“So that’s what we have to keep in mind,” Cardinal Burke continued. “Our faith is in our Lord Jesus Christ, who’s alive in the living Tradition of the Church. “And He safeguards that through the apostolic tradition. We find that expressed in the Catechism and the Code of Canon Law for the discipline of the Church.”

Educating in the faith and forming conscience

Asked in the Q&A whether an erroneous conscience leads to salvation, Cardinal Burke responded, “No in fact, it can’t. It leads in fact to just the opposite.”

And this is, as he had also pointed out in his lecture, why it’s so important for Catholics to educate their children and young people, and to educate themselves.

If our consciences are not well formed according to the truth of Christ, he said, there is the danger so prevalent today of conscience being abstracted from objective truth.

Fundamental issues

Regarding voting for a pro-choice or a pro-abortion candidate, Cardinal Burke said Catholics need to look for is the candidate who is sound on fundamental issues.

“Human life, the family, religious freedom, freedom of education,” he said. “Those are the fundamental issues. But the first has to be the safeguarding and protection of human life itself.”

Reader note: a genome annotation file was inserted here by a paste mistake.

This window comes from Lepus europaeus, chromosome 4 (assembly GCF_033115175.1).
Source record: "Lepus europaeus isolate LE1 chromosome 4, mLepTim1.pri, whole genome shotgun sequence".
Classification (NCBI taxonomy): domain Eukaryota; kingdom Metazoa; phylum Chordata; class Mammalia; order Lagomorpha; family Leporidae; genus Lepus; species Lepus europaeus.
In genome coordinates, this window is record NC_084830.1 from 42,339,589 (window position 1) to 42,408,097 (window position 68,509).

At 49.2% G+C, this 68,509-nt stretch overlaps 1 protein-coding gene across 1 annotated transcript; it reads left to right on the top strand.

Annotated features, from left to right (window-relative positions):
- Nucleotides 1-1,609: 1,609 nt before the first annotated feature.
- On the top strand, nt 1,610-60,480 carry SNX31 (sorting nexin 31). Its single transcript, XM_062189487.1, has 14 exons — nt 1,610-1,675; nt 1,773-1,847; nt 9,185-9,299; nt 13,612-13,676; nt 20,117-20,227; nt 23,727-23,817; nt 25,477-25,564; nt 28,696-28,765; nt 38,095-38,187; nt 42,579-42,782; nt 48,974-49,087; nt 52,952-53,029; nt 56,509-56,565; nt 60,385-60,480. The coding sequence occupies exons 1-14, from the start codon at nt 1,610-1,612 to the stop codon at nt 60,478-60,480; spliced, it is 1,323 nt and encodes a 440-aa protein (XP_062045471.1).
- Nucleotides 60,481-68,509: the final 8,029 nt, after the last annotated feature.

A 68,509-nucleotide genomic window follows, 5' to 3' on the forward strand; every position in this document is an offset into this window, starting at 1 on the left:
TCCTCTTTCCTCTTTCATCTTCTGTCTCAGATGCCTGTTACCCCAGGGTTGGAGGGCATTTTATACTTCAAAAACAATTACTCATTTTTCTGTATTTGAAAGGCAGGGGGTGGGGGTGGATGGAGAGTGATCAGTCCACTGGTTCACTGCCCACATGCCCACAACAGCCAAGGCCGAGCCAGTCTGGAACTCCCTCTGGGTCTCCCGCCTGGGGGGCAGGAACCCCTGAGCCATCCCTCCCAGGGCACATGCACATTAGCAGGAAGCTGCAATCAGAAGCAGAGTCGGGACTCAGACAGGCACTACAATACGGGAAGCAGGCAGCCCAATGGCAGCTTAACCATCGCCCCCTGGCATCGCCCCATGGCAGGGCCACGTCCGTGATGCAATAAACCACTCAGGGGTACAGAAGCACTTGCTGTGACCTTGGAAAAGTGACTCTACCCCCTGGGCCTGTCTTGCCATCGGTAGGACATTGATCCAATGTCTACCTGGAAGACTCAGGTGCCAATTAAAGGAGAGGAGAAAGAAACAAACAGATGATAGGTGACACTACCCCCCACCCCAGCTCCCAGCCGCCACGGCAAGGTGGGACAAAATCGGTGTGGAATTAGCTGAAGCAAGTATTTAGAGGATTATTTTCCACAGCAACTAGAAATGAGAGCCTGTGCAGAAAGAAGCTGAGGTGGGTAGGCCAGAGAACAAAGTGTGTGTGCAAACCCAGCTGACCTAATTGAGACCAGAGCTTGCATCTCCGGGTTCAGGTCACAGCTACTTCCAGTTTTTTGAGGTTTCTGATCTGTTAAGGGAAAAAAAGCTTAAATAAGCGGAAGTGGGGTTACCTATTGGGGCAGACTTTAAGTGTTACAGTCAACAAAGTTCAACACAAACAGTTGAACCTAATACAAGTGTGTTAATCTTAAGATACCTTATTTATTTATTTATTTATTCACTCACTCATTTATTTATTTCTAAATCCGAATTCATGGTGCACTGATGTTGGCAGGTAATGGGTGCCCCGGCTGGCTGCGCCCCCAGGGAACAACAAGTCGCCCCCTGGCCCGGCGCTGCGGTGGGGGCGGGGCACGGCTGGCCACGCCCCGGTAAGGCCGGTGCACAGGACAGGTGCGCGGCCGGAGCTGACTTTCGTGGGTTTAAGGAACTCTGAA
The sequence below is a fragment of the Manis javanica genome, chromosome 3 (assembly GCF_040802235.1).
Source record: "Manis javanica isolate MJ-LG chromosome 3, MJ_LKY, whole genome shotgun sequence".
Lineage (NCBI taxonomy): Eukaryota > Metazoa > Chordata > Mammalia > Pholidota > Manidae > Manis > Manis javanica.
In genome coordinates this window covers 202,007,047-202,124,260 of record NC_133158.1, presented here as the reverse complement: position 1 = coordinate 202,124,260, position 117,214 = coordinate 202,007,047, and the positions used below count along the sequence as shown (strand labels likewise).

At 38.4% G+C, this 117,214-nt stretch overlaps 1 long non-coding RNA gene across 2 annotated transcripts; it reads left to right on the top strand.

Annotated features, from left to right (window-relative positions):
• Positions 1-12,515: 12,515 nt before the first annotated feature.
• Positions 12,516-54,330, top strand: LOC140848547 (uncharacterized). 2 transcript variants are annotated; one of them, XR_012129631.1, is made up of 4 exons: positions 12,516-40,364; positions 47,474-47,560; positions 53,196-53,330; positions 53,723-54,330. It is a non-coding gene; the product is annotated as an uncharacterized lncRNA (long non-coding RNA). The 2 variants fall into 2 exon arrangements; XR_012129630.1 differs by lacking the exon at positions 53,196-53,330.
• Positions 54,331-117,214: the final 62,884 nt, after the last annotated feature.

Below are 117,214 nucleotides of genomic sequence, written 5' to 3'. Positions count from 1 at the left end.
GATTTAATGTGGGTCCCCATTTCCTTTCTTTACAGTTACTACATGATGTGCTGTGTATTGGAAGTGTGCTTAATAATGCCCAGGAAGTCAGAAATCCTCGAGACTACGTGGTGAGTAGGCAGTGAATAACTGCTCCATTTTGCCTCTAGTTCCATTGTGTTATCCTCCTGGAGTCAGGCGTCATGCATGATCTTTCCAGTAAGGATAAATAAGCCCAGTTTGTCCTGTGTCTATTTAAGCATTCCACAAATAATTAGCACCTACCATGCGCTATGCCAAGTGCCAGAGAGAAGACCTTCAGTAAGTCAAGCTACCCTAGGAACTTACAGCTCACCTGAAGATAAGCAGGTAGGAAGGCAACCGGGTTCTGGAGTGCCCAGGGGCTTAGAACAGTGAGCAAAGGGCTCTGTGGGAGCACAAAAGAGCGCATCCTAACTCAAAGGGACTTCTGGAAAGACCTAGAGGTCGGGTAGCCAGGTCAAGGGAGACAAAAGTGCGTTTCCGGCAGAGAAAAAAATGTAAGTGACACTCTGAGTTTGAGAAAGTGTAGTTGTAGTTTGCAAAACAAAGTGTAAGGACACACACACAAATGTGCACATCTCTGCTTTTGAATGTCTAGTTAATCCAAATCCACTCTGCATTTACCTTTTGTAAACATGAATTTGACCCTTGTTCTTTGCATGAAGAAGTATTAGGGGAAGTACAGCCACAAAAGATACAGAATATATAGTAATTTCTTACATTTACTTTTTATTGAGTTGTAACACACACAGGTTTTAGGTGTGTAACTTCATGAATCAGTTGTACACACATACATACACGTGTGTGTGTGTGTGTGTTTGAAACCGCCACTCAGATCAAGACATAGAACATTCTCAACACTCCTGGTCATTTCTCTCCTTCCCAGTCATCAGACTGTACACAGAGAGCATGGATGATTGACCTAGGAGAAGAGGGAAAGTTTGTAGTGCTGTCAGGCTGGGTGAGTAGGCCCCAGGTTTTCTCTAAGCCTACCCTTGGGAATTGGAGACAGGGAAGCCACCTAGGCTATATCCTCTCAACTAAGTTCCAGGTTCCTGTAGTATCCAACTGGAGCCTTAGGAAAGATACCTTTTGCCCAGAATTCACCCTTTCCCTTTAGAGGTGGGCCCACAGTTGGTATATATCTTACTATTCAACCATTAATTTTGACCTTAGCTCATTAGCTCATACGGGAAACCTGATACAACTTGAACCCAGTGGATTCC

“We tend to abstract politics from our Christian faith, and that is really lethal,” the cardinal continued. “Politics has to be informed — and as the Holy Father (Pope Benedict) said, purified and elevated — by our Christian faith. And that means also in the way we vote.”

This response and other answers to questions garnered fervent applause in addition to a lengthy standing ovation at the end of the presentation.

Persevering in faith

Cardinal Burke’s lecture in the Kansas City area came just before the former head of the Church’s highest court was sent to Guam to preside over a Church trial investigating sexual abuse charges against Agana Archbishop Anthony Apuron.

It also follows weeks of turmoil within the highest levels of the Sovereign Military Order of the Knights of Malta and the Vatican, before Cardinal Burke being effectively sidelined as the cardinal patron of the order by Pope Francis.

The pope’s appointment of a special delegate to the Knights of Malta is seen as rejoinder to the dubia submitted by Cardinal Burke and three other cardinals last November seeking clarification on the pope’s Amoris Laetitia document.

Amoris Laetitia has created widespread confusion on whether the Church has abandoned its teaching on marriage and opened the door to those living in non-marital unions to receive Communion. The pope has remained silent on the issue.

Cardinal Burke referenced the Catechism, the Second Vatican Ecumenical Council and teachings from Popes Benedict XVI, Saint John Paul II and Paul VI in addressing the crisis of Christian culture, reason and faith related to objective moral principles. The cardinal also talked about holiness in a totally secularized world and the new evangelization, and holiness related to witnessing to the truth on human sexuality. And he spoke about “the critical service” of parents as primary educators of their children.